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Daniel Schorr is currently a senior news analyst for NPR. He has won three Emmys, decorations from European heads of state, a Peabody award for “a lifetime of uncompromising reporting of the highest integrity,” awards from civil liberties groups, and the Alfred I. DuPont-Columbia University Golden Baton for “Exceptional Contributions to Radio and Television Reporting and Commentary,” the most prestigious award in broadcasting.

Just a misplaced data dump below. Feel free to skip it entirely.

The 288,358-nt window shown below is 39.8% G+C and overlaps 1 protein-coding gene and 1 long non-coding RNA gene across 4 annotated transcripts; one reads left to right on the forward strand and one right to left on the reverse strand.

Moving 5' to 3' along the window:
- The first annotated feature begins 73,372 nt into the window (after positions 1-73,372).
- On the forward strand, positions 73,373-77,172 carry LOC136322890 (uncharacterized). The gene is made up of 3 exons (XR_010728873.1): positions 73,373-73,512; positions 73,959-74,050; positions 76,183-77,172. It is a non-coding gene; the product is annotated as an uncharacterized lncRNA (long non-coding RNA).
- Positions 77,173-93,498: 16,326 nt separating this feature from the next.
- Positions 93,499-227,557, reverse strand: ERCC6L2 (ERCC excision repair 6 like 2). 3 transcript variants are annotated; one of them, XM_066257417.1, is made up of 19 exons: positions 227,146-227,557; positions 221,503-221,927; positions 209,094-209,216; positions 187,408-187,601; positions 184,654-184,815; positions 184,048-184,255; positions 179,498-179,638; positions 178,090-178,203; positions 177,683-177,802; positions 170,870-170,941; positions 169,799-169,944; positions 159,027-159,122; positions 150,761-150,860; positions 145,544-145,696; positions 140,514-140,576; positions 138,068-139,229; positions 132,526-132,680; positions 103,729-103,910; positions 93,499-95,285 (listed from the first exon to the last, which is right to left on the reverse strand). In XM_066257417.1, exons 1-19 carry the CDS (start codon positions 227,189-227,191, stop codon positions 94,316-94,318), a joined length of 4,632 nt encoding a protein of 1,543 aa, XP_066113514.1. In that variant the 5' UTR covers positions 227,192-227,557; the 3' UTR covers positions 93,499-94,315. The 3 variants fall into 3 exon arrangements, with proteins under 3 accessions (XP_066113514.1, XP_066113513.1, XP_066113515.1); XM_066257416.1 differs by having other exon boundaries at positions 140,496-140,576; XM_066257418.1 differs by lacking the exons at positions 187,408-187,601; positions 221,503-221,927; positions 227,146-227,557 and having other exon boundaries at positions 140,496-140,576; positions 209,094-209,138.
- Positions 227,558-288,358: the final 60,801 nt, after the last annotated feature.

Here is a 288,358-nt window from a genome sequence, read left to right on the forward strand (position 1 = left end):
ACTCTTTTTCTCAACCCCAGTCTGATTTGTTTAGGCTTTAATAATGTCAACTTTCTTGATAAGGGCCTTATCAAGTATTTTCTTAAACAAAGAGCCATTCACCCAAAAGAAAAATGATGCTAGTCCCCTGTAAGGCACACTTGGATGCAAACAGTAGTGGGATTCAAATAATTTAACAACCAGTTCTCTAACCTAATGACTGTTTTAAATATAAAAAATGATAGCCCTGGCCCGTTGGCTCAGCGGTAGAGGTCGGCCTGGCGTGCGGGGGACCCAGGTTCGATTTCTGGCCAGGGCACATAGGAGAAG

After serving in World War II in Army intelligence, he wrote for the Christian Science Monitor and the New York Times before moving to CBS in 1953. He covered Khrushchev, Castro, the building of the Berlin Wall, then returned to Washington. His coverage of Watergate landed him on Nixon’s “enemies list.” He resigned from CBS in 1976 when asked to disclose the source of a suppressed intelligence report. In 1979 he helped Ted Turner creat CNN, and since 1985 has worked primarily for NPR.
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